University of Wisconsin Madison College of Engineering
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2008 Tong Biomedical Engineering Design Award Winners


The competition took place May 2 on the UW-Madison College of Engineering campus. Thirty-four teams of nearly 150 biomedical engineering students displayed posters and prototypes of medical devices and innovations that they designed and refined for a semester or more. One team in each grade level—sophomore, junior and senior—received awards.


A follow-up competition award will provide funding to enable a junior or senior design team to further research and develop their design. Ultimately, that goal is to advance the invention to commercialization.


Sponsored by University of Wisconsin-Madison electrical engineering alumnus Peter Tong via the Tong Family Foundation, the Tong awards reward biomedical engineering undergraduate teams that design innovative solutions and develop outstanding prototypes. Their work addresses real challenges that University of Wisconsin medical and life sciences faculty and area biomedical companies face and offer for the students to solve.



  • Sophomores Hallie Kreitlow, Allison McArton, Ryan Kimmel and Joel Gaston designed the “Blinking orbital prosthesis” for client Greg Gion. An orbital prosthesis is a lifelike artificial eye that does not blink. The student team designed a prosthesis that includes a tiny battery-operated motor that enables rods on the back of the eyelid to open and close the eye.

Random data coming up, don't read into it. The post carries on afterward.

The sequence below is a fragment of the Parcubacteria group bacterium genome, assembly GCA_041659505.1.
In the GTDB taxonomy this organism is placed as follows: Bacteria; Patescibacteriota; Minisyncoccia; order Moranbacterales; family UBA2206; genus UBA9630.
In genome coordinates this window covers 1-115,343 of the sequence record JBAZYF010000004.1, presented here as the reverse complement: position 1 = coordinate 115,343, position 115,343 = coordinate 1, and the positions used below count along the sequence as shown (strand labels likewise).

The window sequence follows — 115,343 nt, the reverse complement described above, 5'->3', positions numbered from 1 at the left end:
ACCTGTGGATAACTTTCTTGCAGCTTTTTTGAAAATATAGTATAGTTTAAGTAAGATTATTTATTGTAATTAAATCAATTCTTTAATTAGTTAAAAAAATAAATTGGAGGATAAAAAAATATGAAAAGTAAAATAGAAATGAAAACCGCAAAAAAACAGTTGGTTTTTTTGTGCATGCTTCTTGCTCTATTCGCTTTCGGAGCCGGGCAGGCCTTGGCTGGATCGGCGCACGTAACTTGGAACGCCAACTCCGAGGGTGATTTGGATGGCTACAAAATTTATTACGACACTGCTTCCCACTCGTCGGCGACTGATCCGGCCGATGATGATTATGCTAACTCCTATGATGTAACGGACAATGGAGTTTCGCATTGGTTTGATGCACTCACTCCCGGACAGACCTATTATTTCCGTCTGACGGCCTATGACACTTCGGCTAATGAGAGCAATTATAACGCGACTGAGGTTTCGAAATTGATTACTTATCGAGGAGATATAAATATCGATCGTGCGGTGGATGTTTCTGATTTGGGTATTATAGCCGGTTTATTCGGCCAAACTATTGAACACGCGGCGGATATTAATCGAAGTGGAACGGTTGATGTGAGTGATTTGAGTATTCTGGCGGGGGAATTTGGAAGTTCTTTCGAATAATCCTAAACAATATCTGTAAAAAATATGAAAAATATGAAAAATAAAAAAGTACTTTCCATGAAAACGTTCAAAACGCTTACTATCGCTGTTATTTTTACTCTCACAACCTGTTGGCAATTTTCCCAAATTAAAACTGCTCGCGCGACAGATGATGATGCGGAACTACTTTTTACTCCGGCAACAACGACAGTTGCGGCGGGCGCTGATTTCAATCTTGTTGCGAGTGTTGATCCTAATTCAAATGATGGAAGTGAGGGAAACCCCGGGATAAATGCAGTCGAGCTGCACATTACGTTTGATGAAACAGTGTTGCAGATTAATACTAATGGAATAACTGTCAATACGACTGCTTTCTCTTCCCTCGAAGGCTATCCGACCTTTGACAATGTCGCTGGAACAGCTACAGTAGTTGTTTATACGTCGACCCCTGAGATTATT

• Juniors Ben Engel, Ryan Carroll, Justin Schmidt and Eric Printz designed the “Device to assist in removal of pills from bubble-wrapped packaging” for client Molly Carnes, a professor of medicine and industrial engineering at UW-Madison. Patients who have weak or deformed hands have trouble opening pills that come in “blister” packages, or those in which the user must punch through or peel back a protective covering to access the pill. The students developed a device that includes a concealed blade; when the user pulls the handle on the device, the blade slices the blister and releases the pill from its packaging.



  • Seniors Sara Karle, Michele Lorenz and Emily Maslonkowski designed the system “Delivery of inhaled drugs through continuous positive airway pressure” for client Mihai Teodorescu, a clinical assistant professor of medicine at UW-Madison. For patients with sleep apnea and asthma, the students’ device can monitor breathing rate and, using a commercial continuous positive airway pressure machine, deliver inhaled steroids at predetermined intervals.

The Tong Biomedical Engineering Design Awards are made possible by a generous gift from the Tong Family Foundation (UW-Madison alumni Peter and Janet Tong).